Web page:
My next task is to see every team’s home game. The rush to catch every team as quickly as possible means that I may end up at one stadium three times in a week and never set food inside another, just because that’s how the schedule falls out during the first couple weeks. I try to make sure I’ve been to all the parks within a reasonable amount of time. This does include traveling to Kenai and Fairbanks. I can’t make this happen as often as I would like, so I try to make it out for days when I can cover something special (for example, the Midnight Sun Game in Fairbanks) or catch a doubleheader. At that point I feel like I’ve got all the major things covered, and then I can focus on matchups, getting another look at a draft prospect, etc.
BD.com: How would you compare the Alaska Baseball League to other well known leagues such as the Cape Cod Baseball League?
JJ: Compared to other amateur summer leagues, I feel confident in saying that the Alaska League offers something unique that the others don’t. To their credit, the Cape is consistently stacked with the biggest amateur prospects in the country. Along with some of the other solid summer leagues that have come up over the past decade or so, it also seems like they are a little more upscale than the ABL. But whether or not the Cape or other leagues are better because of this is a matter of perspective.
BD.com: If a baseball fan visits Alaska, what level of talent should they expect if they attend an ABL game?
JJ: When you go to an ABL game, you’re going to see guys who will be drafted very early in the MLB draft, probably even a few first-rounders. In the past we’ve had guys like Boston Red Sox right fielder J.D. Drew, players who get drafted early and command huge signing bonuses. In the 2010 draft class we’ll have a couple alumni who go very early as well. But the the teams in Alaska also have hard-working staff who know how to dig a little deeper and find some seriously talented prospects who, for whatever reason, don’t have the same hype about them.
It results in an interesting mix, and it’s really nice to me as a writer because I get to cover some players that the mainstream prospect-watching crowd might have missed. I have the opportunity to write about players who have tons of potential but haven’t already been smothered in media attention, and it’s rewarding to me to “get in on the ground floor” so to speak.
BD.com: Are there advantages for ballplayers who have the opportunity to play in the Alaska Baseball League that they may not otherwise have at their level of talent?
JJ: Life in the low minors is not glamorous and the Alaska League helps players get acclimated to the minor league lifestyle because it has a unique Alaskan ruggedness about it. The bus rides are long, the schedule is grueling, and the facilities aren’t scaled-down version of big-league parks. Players are housed out with local families, bunked in the back of bingo halls, and sheltered in mobile construction camps leftover from when they built the pipeline in the 70’s. It sounds pretty wild up here, and maybe it is. But on the other hand, I think a lot of players who do four years in Division 1 and maybe a summer or two in the Cape might be in for a shock when they get drafted and end up somewhere like the Pioneer League, especially the ones who don’t have a seven-figure signing bonus to take to the bank. The players I’ve talked to tell me that a season in Alaska really puts a player ahead of the curve as far as making the adjustment to pro ball, both on and off the field.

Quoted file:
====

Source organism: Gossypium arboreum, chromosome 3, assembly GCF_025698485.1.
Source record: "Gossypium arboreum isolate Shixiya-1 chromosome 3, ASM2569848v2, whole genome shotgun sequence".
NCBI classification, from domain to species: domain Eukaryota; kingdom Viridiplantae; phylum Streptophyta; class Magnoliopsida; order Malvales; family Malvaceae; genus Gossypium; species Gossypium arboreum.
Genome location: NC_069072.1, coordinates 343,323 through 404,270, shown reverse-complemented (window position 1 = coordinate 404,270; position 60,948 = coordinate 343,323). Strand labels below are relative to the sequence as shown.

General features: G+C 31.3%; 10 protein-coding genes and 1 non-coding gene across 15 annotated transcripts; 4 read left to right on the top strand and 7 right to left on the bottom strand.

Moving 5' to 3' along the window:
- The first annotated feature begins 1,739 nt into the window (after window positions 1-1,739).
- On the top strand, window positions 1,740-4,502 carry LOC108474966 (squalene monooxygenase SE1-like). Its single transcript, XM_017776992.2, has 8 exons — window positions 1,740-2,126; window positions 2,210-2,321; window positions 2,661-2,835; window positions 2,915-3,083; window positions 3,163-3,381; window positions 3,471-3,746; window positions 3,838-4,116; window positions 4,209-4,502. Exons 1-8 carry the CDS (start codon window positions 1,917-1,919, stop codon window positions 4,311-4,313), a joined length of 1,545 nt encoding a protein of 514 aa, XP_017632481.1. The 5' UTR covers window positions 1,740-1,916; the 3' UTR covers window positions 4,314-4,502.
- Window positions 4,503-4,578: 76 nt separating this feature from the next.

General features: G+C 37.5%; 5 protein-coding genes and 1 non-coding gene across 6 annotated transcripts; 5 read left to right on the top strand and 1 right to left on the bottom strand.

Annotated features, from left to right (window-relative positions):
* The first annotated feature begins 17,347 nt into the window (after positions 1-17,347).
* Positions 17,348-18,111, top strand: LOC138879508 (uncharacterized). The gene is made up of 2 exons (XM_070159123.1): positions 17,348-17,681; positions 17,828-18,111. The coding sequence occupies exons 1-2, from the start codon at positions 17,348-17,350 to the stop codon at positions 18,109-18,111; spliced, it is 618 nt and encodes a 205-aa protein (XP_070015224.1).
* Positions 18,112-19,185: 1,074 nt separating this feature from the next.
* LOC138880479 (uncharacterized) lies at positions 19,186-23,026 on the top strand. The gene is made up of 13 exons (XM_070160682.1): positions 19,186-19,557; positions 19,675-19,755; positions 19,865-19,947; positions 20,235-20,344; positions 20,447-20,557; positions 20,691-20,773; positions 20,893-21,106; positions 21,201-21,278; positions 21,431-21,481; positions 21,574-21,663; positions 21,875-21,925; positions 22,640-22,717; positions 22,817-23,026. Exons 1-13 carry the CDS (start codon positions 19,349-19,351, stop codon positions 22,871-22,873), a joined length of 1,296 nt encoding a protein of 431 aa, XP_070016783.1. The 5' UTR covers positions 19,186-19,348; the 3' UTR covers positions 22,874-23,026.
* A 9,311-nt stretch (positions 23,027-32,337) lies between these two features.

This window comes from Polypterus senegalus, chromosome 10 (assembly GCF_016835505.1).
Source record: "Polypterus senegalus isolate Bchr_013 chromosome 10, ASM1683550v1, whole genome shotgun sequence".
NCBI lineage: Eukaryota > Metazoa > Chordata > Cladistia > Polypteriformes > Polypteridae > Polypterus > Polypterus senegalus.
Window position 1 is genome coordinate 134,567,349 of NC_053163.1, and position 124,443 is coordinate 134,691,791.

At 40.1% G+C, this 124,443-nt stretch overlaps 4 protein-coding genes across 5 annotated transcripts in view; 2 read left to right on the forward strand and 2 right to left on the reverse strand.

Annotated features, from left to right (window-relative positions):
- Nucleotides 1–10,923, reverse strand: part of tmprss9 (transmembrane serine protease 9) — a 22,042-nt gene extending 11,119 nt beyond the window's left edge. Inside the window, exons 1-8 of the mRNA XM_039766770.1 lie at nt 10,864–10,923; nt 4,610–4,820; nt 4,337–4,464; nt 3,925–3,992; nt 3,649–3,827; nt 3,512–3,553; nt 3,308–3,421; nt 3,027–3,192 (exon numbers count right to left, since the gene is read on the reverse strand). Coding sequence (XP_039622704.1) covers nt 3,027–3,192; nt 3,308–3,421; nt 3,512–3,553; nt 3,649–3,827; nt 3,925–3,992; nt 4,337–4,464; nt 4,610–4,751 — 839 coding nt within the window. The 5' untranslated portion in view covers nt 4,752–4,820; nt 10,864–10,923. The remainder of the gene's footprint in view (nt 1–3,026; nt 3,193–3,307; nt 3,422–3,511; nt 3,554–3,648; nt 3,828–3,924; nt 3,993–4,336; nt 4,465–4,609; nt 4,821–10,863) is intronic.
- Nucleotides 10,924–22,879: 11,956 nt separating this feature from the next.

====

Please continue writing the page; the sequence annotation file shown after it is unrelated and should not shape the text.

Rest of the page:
Though the ABL season is another month off, Jesse is busy monitoring roster moves and player news for 49th State Hardball. In addition to checking out his website, you can follow Jesse and 49th State Hardball on twitter and facebook.
Each of the six teams that make up the ABL have made efforts to reach their fans using the internet and social networks. The folllowing are links for each of the teams:
- Anchorage Bucs – website – facebook
- Peninsula Oilers- website – facebook
- Alaska Goldpanners – website – facebook
- Glacier Pilots – website – facebook
- Matsu Miners – website – facebook
- Athletes In Action – website
A big thank you to Jesse Jack of 49th State Hardball for providing a great resource for baseball in Alaska, and for contributing to the Minor League Spotlight article. We will check in with Jesse throughout the ABL season and keep fans informed of any new MLB/ABL connections that arrive on the scene in 2010!
Next Week: Fielding teams from Canada to Mexico and even in Hawaii, the Minor League Spotlight will feature the Golden Baseball League. The league is primed for their upcoming fifth season in existence and though relatively young, this league is full of a rich history that encompasses all the great things about the minor and independent leagues!